Kelly says she decided to walk a fine line when organizing Ordain Women. The group does not presume to demand that church leadership restore the priesthood to women, she says, but is simply asking leadership to pray for guidance on the issue.
“Obviously, the church is not a democracy,” Kelly says.
But for Laurie Walker, a devout member who runs the blog A Mormon Mother’s Musings, even a “quiet protest” like Kelly’s represents an inappropriate challenge to the prophet’s role in revealing and administering the word of God.
“Women get the blessings of the priesthood even though we may not carry it and we may not hold it—God has asked that men be the ones to do that,” Walker says. “When you start to question whether or not women should be allowed to hold it, for me, it’s like second-guessing whether God knows what he’s doing.”
Kelly points out, however, that letter-writing campaigns and public pressure did help church leaders decide to seek revelation that ultimately allowed for black LDS men to begin receiving the priesthood in 1978.
Walker, who stresses that her opinions are her own and not those of the church (the LDS Church declined to comment for this story), argues that complaints against gender inequality in the church fail to recognize church members of both sexes benefit in an equality of blessings that originate from the different roles men and women share. Women’s roles as mothers, she says, give them a power the church is dependent upon. Though men can’t experience it themselves, they can benefit from in their own families; likewise, though women can’t hold the priesthood, they can benefit from male priesthood-holders.
These roles are different, but complementary, says Walker, who adds that “motherhood” isn’t a term that should isolate women who can’t bear children.
“We don’t need to carry a child in our belly to say we are a mom, to have that role to nurture and love those that are around us,” Walker says.
Walker says she’s aware of the different roles women had in the early history of the church, but also points out that the church also then practiced “the law of consecration,” whereby the pioneer communities operated like a socialist economy, sharing resources, until it was revealed by revelation that the church wasn’t ready to fully embrace that model of living.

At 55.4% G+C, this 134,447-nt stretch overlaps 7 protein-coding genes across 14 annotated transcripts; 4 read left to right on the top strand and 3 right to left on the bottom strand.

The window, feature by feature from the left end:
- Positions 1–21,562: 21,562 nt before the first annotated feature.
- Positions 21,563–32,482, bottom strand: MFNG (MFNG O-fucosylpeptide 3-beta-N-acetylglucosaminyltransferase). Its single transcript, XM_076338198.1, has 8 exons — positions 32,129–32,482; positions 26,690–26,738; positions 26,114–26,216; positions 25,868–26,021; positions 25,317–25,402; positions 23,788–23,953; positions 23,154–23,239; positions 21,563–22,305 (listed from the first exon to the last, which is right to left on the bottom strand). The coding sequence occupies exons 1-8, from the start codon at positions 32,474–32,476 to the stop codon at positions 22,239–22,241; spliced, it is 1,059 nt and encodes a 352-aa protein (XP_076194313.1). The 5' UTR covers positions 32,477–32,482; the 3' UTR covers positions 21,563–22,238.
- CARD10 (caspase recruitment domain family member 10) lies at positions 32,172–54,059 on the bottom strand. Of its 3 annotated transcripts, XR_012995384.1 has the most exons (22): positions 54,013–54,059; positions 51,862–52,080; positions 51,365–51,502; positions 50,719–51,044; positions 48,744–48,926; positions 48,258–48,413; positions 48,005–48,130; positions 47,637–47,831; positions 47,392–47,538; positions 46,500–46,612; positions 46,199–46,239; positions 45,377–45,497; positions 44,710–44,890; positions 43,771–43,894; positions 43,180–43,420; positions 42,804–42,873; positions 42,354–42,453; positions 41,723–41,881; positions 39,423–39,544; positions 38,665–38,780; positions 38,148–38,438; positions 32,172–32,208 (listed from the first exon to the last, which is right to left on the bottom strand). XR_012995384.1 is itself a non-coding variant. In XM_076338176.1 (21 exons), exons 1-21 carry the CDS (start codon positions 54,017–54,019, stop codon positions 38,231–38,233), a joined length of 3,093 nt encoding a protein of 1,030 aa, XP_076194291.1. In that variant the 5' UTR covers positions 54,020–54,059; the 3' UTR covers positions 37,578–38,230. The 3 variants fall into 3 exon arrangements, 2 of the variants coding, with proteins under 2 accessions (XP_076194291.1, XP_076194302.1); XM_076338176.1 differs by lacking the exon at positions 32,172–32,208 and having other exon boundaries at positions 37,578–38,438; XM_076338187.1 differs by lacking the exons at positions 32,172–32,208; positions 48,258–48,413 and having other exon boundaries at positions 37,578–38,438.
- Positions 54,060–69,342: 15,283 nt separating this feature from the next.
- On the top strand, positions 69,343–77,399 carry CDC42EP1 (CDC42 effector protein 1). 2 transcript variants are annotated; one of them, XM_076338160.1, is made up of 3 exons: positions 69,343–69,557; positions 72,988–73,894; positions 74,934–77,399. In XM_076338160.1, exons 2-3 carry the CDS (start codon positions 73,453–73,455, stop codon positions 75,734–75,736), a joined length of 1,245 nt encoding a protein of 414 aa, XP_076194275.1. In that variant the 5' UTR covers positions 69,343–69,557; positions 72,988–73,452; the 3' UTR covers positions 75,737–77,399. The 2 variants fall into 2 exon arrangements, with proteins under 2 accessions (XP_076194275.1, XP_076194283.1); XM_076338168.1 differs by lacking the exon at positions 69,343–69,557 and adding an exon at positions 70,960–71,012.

While she says it’s possible that one day the church could recognize the need to give women the priesthood, it’s a decision that shouldn’t be pushed and must be decided on “God’s time,” she says.
“If God wants it to happen, he will make it happen,” Walker says. “If not, we need to have enough faith to know that we have what we need here, and to know that we as women don’t need the priesthood to validate who we are as a person.”
It’s also a point echoed, but with a twist, by Valerie Hudson, a Mormon feminist blogger of Square Two Journal. Hudson argues that motherhood is an apprenticeship for women to aspire to the model of Heavenly Mother, and that the priesthood is the apprenticeship for men aspiring to be like Heavenly Father. Believing that the priesthood is the superior path to one’s divine goal is a sexist perspective, Hudson says.
“It is misogynist to assume that the masculine and the ways of the masculine must be the yardstick by which all else is measured,” Hudson writes via e-mail. “And it is satanic to assert that we all must be identical in order to have any hope of equality.”
Hudson also argues that the family is the model that people should follow, even above the church and the roles the different sexes play in it.
“As a convert, I am bewildered by those members who believe their church life is Life,” Hudson says. “The church is but a supportive auxiliary to the true work of life, which is found in the home, where men and women rule together as equal and loving partners—which is also the government of Heaven.”
And Hudson balks at the idea of feminists feeling that they need to ask the patriarchy for power they already have.
“For a woman to feel she must ask a man to give her divine power is a fundamentally anti-feminist stance,” Hudson writes via e-mail. “Women are not ordained under the power of men; they are ordained under the power of women.”
Hudson believes that at some point in the church’s future, women will be able to claim their authority without having to ask permission first.
Looking at the church as a whole, such a time seems far off. But even now, one woman in the church has decided to take it upon herself to use priesthood powers, following her heart instead of the rules of her faith’s patriarchy.
Confessions of a Female